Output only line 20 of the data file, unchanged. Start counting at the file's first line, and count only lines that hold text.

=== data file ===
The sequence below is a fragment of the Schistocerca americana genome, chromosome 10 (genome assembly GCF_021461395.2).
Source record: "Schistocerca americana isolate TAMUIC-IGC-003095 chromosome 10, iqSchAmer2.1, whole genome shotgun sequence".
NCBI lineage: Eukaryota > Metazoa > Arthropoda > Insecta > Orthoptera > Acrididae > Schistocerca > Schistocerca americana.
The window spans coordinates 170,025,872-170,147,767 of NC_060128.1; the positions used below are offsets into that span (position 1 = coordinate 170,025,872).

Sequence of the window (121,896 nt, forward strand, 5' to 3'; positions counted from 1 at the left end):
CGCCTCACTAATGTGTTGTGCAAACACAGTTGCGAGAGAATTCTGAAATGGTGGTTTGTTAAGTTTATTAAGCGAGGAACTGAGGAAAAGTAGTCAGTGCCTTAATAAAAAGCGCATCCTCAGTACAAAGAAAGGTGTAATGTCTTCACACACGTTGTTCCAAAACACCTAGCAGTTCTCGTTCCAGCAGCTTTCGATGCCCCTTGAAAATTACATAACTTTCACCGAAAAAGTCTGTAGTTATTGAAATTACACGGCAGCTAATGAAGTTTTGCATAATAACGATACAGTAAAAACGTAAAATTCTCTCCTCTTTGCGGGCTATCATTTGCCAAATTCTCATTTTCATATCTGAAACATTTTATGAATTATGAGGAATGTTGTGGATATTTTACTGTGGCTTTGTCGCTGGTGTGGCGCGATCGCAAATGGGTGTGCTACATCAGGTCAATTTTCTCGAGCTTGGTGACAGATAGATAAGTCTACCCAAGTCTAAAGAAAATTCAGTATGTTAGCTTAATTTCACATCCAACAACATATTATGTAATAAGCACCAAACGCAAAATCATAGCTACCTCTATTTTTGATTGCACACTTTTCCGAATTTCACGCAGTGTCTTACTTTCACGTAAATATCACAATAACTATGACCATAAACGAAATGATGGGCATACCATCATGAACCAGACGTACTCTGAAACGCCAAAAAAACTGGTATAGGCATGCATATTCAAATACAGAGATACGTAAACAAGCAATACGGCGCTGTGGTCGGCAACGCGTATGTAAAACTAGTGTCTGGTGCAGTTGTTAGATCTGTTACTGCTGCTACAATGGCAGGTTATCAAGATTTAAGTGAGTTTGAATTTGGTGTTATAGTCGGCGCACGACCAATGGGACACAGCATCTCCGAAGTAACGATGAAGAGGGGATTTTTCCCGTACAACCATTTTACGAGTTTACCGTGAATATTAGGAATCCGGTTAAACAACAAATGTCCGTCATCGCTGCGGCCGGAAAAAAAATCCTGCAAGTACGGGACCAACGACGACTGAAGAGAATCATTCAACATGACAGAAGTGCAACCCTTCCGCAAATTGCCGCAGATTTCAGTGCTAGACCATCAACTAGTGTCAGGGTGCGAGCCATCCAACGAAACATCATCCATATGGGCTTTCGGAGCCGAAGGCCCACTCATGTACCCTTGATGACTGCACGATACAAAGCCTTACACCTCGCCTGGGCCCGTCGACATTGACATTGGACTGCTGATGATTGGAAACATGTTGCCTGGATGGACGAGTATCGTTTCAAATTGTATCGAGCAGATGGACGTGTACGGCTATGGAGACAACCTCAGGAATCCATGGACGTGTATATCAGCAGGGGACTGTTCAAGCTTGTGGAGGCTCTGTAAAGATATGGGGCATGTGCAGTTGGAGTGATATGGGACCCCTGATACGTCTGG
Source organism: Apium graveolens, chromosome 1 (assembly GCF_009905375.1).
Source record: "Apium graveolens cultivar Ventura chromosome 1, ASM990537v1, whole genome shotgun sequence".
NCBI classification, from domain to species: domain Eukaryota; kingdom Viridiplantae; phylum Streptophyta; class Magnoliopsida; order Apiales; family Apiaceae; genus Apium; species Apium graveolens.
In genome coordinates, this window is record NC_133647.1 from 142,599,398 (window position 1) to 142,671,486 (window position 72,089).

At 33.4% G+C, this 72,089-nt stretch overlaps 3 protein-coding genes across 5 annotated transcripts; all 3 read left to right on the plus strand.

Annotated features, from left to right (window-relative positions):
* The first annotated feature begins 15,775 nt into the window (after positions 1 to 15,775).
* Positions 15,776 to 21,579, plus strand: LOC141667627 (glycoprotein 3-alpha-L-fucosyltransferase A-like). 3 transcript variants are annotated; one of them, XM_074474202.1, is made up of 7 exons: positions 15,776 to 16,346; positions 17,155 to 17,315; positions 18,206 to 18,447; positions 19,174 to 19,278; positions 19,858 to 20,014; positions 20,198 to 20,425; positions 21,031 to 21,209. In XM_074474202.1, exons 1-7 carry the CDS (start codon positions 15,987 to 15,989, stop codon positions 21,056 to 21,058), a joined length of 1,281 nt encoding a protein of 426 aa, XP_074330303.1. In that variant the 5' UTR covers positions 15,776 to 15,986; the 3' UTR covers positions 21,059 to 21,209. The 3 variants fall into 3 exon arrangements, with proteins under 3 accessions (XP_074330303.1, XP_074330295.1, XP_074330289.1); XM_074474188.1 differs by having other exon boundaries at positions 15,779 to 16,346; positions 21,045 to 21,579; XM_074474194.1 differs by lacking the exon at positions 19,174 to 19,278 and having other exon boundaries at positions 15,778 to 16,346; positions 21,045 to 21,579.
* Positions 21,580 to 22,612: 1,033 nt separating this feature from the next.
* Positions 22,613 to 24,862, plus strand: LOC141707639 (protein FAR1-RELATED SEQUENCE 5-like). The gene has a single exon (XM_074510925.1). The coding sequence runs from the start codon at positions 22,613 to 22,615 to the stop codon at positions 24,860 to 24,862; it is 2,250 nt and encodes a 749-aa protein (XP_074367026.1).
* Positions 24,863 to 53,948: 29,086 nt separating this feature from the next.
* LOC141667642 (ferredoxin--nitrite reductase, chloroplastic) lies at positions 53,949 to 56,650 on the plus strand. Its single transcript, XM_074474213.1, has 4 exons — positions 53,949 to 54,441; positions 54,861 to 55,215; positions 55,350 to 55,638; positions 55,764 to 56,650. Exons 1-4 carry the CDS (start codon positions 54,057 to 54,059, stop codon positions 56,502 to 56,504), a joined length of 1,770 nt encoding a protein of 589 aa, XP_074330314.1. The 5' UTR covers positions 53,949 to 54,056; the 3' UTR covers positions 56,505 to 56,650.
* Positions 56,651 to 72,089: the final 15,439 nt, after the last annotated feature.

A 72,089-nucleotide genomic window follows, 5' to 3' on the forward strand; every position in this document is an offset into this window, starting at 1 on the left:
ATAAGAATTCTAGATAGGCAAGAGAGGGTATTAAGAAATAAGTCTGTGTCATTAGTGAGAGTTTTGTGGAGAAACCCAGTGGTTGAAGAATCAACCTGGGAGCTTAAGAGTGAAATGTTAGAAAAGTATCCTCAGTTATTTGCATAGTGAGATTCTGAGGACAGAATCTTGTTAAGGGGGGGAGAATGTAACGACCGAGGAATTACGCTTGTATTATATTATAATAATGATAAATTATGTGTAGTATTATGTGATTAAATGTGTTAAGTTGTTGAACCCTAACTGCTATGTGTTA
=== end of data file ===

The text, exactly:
A 72,089-nucleotide genomic window follows, 5' to 3' on the forward strand; every position in this document is an offset into this window, starting at 1 on the left: